This post is dedicated to my dear friend HuntMode, who shared with me a gem of a video today I’d like to share with you.

 

Hope in Gratitude January 14, 2013

Hope in GratitudeWriting can be a bit like life. Some days are like poetry, weaving experiences together in the most beautiful (albeit sometimes ironically morbid) of prose. Those days can be easier than others to write things worth reading. Other days are like the worst case of writer’s block. Nothing among the list of one’s ordinary function comes easy. Even waking up (or picking up a pen and paper) sounds absolutely impossible on “one of those days.”

Either way, I’m starting to notice how easy it is to find something to bring a ray of sunshine into even the cloudiest case of writer’s block. I say this because if its possible for a dog to have what humans refer to as “one of those days,” that was my life today. Instead of shattering a glass on the hardwood or breaking a nail (which I’ve heard can be quite painful for womenfolk), I struggled to find any inspiration in today.

Mom journeyed back to this place she calls work today. I missed her terribly. After all the time off for her leg surgery, I realize I’d gotten spoiled with people time during the day. But to make matters worse, I could tell things didn’t go well by her emotional state when she came home over her lunch break. And again when she came home from work well after the sun went down. And I will be the first to admit it: a tough day on her takes a toll on me. I can easily slip into a darker way of thinking, wishing more than anything I can somehow be that lantern of love I’ve pledged to be while at the same time not having any idea of how to light the match.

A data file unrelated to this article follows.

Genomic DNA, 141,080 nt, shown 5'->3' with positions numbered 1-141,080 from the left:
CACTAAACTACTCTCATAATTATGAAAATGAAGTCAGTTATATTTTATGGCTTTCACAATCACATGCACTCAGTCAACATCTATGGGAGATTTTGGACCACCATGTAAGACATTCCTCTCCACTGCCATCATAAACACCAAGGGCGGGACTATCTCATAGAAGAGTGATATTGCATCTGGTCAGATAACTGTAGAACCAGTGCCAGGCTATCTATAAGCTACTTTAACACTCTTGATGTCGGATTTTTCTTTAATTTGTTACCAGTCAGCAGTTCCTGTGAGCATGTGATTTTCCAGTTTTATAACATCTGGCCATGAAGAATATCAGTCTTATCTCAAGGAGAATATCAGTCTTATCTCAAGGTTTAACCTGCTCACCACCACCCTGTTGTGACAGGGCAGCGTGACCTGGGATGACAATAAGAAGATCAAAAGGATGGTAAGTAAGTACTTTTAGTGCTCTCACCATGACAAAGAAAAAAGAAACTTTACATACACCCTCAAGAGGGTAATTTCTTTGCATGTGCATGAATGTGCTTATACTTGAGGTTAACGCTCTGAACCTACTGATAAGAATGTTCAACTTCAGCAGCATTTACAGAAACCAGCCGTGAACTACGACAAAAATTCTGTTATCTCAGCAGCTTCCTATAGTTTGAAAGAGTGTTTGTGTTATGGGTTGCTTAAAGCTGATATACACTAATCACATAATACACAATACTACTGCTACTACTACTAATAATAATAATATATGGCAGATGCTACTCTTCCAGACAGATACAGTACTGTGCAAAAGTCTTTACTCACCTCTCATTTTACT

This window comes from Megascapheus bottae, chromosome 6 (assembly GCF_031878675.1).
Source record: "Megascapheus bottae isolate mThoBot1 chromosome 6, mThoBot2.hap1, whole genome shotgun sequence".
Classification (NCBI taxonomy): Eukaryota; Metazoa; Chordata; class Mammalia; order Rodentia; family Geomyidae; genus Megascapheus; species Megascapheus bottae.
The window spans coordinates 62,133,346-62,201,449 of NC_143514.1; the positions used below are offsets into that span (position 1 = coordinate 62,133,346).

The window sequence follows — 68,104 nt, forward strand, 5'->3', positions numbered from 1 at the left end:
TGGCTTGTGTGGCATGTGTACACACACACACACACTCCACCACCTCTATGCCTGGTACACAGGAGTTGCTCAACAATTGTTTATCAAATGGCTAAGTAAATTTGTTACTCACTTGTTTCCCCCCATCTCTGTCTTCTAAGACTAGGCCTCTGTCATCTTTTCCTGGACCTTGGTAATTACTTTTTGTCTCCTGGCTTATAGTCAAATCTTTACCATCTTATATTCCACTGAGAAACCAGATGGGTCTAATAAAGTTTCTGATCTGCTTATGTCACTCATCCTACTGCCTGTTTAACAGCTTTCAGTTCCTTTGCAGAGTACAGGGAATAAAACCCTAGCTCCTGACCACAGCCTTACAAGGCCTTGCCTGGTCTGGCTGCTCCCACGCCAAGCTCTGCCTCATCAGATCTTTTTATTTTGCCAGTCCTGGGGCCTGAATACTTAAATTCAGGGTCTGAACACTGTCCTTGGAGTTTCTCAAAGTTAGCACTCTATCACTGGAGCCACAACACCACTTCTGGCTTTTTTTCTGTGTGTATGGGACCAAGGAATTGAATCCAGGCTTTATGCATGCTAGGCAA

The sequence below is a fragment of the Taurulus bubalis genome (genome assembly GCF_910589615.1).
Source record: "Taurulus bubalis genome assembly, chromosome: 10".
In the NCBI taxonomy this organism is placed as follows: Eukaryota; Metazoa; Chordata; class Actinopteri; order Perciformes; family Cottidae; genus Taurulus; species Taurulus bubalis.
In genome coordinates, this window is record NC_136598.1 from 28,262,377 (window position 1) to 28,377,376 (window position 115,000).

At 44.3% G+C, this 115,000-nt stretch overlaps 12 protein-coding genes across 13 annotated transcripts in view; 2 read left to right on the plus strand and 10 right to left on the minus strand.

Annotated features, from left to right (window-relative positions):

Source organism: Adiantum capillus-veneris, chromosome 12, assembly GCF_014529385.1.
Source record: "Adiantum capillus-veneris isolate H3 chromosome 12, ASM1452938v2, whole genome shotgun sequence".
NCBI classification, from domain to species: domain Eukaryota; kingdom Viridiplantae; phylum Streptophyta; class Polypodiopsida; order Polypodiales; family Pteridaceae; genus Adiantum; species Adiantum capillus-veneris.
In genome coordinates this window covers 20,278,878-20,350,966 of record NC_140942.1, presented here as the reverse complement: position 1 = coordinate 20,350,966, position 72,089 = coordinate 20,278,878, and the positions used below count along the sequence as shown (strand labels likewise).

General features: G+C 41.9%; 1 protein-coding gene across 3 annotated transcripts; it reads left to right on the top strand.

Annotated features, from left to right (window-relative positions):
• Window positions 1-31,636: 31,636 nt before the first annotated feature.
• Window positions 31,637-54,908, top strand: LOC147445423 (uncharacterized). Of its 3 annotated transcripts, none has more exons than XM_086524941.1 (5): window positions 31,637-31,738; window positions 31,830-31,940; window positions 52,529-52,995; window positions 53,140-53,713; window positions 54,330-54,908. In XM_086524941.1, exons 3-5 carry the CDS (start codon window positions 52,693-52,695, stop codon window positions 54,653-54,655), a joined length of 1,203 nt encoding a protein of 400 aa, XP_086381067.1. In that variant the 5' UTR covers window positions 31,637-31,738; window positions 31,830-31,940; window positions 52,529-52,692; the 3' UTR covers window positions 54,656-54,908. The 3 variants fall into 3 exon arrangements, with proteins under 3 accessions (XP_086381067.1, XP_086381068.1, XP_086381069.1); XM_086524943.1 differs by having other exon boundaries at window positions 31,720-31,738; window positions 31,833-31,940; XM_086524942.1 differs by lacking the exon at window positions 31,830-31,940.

Then something hits me. A ray of sunshine makes its way through the cloudy darkness that is the blank screen or notepad mocking me with its silence. Today it was two things combining in perfect harmony, just like poetry coming together on the page: music and good writing. Two obvious things that inspire me (and lots of other thoughtful writers, poets and songwriters), but as I am embracing simplicity this year I find solace in (even) these most obvious of things. Miracles happen in simple moments like this.

I was reading today’s thoughts on Simple Abundance, which focus on finding specific things to be thankful for in even the cloudy days while listening to “Tell Me a Story” on Phillip Phillips’ album.

“Hope is just a ray of what everyone should see
alone is the street where you found me
scared of what’s behind you
and scared of what’s in front
live with what you have now
and make the best of what’s to come.”

Phillips sings to me his guitar-stringed thoughts on the world, and I find myself so grateful for his words that I want to share them with anyone who reads. Quite the paradox, since today’s Simple Abundance entry cites the thoughts of author Melody Beattie.

“Gratitude makes sense of our past, brings peace for today, and creates a vision for tomorrow,” she said.

Tantalizing little cursor on a blank screen? You’re no match for me. Trouble lighting the match for my lantern of love? Forget about it. There is hope in gratitude, even on a day like today.